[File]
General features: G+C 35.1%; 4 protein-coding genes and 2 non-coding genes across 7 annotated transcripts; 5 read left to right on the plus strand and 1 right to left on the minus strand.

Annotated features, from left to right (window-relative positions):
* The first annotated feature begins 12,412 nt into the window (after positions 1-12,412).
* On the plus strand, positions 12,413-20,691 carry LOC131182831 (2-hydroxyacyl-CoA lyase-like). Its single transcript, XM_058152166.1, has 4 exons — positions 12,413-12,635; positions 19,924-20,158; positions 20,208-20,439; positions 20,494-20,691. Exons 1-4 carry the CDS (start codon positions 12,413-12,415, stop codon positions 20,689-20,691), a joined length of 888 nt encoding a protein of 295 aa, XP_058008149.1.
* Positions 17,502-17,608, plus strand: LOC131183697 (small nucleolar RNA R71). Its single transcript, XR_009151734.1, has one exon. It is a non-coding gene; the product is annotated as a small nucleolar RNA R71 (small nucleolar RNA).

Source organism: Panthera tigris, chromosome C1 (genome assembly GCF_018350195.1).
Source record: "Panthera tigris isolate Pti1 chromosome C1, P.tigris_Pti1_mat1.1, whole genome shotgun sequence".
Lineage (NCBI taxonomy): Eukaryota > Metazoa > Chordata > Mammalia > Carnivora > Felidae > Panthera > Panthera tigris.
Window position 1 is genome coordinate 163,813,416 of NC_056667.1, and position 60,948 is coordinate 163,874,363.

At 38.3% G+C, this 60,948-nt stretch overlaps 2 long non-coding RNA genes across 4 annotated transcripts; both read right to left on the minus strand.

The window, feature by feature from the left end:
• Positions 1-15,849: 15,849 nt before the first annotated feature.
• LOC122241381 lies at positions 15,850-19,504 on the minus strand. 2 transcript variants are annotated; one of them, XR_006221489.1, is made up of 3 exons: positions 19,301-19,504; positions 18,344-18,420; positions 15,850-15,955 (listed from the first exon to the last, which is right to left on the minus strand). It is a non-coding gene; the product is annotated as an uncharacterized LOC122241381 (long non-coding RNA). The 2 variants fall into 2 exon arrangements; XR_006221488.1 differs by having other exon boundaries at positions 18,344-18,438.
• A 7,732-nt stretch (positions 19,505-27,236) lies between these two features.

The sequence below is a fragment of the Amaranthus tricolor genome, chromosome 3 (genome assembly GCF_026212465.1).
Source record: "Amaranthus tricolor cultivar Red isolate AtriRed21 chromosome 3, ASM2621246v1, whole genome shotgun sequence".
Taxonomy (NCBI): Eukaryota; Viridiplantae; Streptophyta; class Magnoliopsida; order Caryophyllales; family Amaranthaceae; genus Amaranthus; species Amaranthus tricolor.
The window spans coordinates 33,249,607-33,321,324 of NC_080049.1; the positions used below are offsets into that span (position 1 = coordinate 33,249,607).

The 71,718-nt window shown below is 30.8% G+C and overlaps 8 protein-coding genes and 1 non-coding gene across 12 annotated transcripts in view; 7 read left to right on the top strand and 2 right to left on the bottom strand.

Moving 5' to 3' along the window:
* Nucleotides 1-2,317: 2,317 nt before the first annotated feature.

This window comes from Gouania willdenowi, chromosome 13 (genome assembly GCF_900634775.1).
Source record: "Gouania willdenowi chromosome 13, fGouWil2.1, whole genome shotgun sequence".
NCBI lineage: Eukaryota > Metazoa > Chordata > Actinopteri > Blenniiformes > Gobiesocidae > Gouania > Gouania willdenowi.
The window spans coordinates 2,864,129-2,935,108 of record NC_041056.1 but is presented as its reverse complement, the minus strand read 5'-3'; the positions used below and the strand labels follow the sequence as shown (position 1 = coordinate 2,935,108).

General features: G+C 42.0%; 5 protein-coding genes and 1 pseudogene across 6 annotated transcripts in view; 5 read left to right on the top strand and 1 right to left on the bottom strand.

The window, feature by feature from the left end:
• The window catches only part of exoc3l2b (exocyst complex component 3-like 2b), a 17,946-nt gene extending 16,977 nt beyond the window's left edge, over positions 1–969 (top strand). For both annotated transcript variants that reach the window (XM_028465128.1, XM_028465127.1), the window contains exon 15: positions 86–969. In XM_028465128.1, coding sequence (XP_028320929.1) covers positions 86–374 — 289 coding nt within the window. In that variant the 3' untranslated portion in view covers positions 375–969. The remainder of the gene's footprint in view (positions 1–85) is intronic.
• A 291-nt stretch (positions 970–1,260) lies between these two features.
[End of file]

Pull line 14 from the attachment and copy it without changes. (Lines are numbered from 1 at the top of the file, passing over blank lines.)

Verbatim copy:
• A 7,732-nt stretch (positions 19,505-27,236) lies between these two features.